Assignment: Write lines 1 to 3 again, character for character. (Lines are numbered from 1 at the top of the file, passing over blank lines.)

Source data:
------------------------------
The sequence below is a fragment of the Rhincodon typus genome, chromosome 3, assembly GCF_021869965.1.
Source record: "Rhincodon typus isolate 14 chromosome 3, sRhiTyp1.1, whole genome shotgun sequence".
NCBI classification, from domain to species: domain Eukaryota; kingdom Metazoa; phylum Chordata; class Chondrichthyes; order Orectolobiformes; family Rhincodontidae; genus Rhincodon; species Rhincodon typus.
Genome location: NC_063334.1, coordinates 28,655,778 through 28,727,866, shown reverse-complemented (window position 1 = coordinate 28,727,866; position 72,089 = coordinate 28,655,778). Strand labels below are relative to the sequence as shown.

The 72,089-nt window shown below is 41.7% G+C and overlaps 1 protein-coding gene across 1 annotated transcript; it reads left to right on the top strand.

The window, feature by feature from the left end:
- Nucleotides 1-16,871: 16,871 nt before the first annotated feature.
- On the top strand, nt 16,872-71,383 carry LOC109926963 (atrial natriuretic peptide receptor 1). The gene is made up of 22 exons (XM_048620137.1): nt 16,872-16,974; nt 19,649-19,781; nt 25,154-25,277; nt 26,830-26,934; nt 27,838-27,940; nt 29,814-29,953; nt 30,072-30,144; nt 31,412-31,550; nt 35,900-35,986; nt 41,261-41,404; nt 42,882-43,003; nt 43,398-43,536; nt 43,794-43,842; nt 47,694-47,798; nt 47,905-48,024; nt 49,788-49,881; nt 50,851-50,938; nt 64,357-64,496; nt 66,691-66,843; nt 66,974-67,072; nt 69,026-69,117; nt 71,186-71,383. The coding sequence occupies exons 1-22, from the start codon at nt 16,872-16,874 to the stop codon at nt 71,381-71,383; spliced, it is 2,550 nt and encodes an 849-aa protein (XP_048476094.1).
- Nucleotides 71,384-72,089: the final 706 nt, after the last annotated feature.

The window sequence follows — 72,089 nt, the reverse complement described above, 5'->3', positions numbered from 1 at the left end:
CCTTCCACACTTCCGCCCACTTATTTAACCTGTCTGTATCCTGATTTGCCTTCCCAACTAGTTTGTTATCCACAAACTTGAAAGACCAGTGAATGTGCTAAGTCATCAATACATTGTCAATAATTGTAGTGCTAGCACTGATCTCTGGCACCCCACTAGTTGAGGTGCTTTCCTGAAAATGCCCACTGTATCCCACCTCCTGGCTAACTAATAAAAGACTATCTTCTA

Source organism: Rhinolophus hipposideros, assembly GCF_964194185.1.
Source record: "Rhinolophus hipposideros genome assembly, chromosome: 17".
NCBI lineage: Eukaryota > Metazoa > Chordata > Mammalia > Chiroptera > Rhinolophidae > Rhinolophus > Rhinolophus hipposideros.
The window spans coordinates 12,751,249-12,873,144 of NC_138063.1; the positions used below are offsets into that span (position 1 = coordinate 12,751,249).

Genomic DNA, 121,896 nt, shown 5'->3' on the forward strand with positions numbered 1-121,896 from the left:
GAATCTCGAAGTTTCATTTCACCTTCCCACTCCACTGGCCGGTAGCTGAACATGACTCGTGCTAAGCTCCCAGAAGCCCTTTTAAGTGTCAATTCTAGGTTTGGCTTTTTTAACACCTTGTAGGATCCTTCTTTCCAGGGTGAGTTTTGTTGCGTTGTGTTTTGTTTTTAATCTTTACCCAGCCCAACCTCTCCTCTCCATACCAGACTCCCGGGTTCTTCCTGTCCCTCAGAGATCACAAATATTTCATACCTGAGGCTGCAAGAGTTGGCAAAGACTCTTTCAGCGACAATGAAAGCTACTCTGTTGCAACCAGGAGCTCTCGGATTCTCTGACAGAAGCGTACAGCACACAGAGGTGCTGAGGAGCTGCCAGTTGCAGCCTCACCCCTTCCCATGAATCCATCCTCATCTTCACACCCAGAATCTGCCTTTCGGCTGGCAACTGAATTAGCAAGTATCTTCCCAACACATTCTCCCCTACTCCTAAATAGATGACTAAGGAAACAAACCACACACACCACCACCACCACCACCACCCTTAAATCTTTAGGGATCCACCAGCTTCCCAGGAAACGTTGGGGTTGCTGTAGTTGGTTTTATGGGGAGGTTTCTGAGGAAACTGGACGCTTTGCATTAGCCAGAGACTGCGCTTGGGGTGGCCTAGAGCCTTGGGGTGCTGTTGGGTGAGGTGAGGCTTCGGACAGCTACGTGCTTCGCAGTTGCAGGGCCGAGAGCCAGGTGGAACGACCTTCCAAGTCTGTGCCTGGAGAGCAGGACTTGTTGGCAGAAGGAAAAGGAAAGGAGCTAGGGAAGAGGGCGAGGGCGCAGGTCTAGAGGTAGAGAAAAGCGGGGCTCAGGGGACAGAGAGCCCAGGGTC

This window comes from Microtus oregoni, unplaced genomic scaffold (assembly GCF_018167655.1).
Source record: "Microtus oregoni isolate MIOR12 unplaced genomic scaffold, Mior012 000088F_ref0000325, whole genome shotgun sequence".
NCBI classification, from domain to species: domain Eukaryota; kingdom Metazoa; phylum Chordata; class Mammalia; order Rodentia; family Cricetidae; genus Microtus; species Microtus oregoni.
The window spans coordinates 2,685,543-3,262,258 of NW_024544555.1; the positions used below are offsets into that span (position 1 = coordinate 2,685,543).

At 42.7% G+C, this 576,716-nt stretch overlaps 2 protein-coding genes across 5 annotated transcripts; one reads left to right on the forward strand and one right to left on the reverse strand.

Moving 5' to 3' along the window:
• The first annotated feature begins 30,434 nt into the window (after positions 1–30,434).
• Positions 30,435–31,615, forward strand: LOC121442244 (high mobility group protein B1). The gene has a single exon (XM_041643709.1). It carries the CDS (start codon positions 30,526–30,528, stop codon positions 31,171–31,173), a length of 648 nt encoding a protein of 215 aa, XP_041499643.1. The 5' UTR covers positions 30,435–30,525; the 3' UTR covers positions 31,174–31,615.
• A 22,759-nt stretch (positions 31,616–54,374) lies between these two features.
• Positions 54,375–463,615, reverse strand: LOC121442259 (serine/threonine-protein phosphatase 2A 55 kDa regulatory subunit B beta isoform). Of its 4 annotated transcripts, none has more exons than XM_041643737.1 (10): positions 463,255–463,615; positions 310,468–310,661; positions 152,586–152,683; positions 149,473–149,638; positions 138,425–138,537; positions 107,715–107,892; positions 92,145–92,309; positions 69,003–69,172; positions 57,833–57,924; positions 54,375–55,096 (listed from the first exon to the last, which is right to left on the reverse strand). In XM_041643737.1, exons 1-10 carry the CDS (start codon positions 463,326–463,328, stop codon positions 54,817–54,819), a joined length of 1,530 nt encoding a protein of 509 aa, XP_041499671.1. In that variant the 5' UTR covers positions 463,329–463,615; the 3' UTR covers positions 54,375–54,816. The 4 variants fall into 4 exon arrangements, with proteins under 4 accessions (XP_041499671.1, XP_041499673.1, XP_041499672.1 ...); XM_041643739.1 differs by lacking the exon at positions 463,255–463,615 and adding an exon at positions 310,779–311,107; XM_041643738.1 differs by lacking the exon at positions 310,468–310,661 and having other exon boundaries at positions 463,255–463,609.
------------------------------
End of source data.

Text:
The sequence below is a fragment of the Rhincodon typus genome, chromosome 3, assembly GCF_021869965.1.
Source record: "Rhincodon typus isolate 14 chromosome 3, sRhiTyp1.1, whole genome shotgun sequence".
NCBI classification, from domain to species: domain Eukaryota; kingdom Metazoa; phylum Chordata; class Chondrichthyes; order Orectolobiformes; family Rhincodontidae; genus Rhincodon; species Rhincodon typus.